This set me to reading the books again. I enjoyed them. Pullman’s a craftsman, and the books show off both his skill in writing and his imagination. I still found the ending, the final separation of Lyra and Will, rather forced. Nick Lowe wrote The Well Tempered Plot Device, which partly deals with authorial insertions, not of a character who stands for the author, but of an object which stands for the Plot, so that, for example, we can say that “Darth Vader has turned to the Dark Side of the Plot” (this is also the essay which introduced “Clench Racing”, a sport for as many players as you have Stephen Donaldson books). scribb1e riffed on this, explaining that at the end of His Dark Materials “there can only be one hole in the Plot”, the one which leads out of the land of the dead.
Pullman’s stories are satisfying because they borrow from the greats: the Bible, Milton, Book of Common Prayer (where else does anyone learn the word “oblation”?) and the the English hymnal (“frail children of dust”). I doubt the Bible’s or the BCP’s authors would approve of His Dark Materials, but, as lisekit says, great art is characterised by its ability to sustain more than one interpretation.
Regular readers of this blog will be aware that God doesn’t exist, and that evangelicalism is like fandom (the latter wasn’t entirely an original idea of mine: livredor defines midrash as Biblical fan fiction). All these people who claim to be in a relationship with God obviously aren’t, so what are they doing? I think they’re not writing fan fiction but living it, creating their own stories in a world they see as belonging to the divine Author, stories which occur after their canon has ended.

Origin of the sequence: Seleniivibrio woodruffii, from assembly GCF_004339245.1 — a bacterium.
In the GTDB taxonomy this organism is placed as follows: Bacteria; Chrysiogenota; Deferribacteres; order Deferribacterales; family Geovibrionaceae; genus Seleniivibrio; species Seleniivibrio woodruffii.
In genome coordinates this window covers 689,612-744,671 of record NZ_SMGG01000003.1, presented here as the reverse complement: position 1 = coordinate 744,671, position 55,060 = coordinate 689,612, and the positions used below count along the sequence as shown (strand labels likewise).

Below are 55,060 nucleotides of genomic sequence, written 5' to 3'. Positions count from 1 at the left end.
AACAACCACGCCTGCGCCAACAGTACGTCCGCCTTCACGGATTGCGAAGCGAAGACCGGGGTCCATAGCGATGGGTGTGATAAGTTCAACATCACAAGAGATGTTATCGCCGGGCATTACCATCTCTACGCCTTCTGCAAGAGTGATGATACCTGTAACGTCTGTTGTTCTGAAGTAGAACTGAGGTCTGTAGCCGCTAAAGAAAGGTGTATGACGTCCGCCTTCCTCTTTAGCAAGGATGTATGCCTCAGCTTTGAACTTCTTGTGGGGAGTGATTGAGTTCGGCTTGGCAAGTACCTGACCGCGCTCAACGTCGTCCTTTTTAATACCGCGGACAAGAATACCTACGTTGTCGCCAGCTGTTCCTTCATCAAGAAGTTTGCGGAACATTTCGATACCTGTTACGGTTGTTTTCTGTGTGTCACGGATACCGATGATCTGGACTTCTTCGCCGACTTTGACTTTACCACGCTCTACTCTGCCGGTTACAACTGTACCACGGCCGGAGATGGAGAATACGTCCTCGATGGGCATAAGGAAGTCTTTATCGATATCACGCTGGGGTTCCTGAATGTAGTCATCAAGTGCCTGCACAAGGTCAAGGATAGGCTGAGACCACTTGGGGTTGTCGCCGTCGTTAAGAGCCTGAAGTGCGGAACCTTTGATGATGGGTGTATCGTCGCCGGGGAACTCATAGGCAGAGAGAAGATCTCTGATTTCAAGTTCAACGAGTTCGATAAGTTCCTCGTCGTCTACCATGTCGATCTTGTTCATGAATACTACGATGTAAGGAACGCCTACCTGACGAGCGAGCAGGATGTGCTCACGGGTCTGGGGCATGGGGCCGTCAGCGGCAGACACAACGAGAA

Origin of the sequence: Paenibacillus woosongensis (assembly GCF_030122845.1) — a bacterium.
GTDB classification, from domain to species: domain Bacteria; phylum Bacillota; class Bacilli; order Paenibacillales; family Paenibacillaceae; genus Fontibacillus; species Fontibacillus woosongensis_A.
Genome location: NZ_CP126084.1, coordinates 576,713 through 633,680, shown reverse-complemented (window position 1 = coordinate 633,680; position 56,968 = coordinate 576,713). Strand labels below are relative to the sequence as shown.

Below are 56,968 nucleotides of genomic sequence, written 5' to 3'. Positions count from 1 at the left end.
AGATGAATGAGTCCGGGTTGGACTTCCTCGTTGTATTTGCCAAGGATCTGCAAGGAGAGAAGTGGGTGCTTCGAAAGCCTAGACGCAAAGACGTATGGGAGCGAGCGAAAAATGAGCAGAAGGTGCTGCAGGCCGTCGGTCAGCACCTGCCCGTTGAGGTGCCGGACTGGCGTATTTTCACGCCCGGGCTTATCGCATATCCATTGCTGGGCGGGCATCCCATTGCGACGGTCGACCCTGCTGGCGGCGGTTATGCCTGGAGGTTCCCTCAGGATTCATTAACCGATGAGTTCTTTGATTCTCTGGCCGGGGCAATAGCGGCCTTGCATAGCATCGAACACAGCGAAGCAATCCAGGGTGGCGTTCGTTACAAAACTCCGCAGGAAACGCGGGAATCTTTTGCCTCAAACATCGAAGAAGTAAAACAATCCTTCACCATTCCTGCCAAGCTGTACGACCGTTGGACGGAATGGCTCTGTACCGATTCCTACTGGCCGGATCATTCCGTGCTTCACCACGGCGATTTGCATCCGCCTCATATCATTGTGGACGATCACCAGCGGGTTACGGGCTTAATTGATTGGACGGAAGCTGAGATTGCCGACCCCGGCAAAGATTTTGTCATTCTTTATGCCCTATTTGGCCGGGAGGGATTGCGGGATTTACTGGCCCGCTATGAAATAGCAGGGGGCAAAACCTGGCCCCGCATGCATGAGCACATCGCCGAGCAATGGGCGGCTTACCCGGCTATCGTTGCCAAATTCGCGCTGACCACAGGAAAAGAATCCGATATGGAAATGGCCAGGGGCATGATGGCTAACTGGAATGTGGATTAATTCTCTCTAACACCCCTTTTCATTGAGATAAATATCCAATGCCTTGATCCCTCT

In fandom, inserting yourself into the world you’re writing fan fiction about is seen as passé by the experts. There’s a disparaging term for characters who are obviously authorial self-insertions, Mary Sue. In religion, it’s not quite the same. You can and should insert yourself into the story, but you’d better not get too far above yourself if you do, unless you’re very convincing (this isn’t that dissimilar to fandom, since the real objection to Mary Sues is that they’re too perfect). C.S. Lewis wrote somewhere that Christians do not know whether they will be given bit parts or starring roles, but their job is to play them as best they can.
The disagreements within religions which are based on the same book are similar to the disagreements within Harry Potter fandom before the final book came out, about whether Ginny or Hermione should end up with Harry. The bitterest disagreements are always about sex, as illustrated by the perpetually imminent division (Rilstone wrote that in 2004) of Anglicanism into the ones who believe God hates shrimp and the ones who don’t believe in God.
Unlike Potter fandom, in Bible fandom there’s no-one who can produce the universally recognised Word of God, settling the matter with a final book (if you want to remain within the canons of your religion, that is: the Mormons and the Baha’i have taken the approach of adding a new book, as Christianity itself did to Judaism), so people end up grouping themselves into communities which more-or-less share a view on the One True Pairing, and the ideas of each community become fanon to those within it. The Bible is rich soil for this sort of thing because it is great art and so admits multiple interpretations.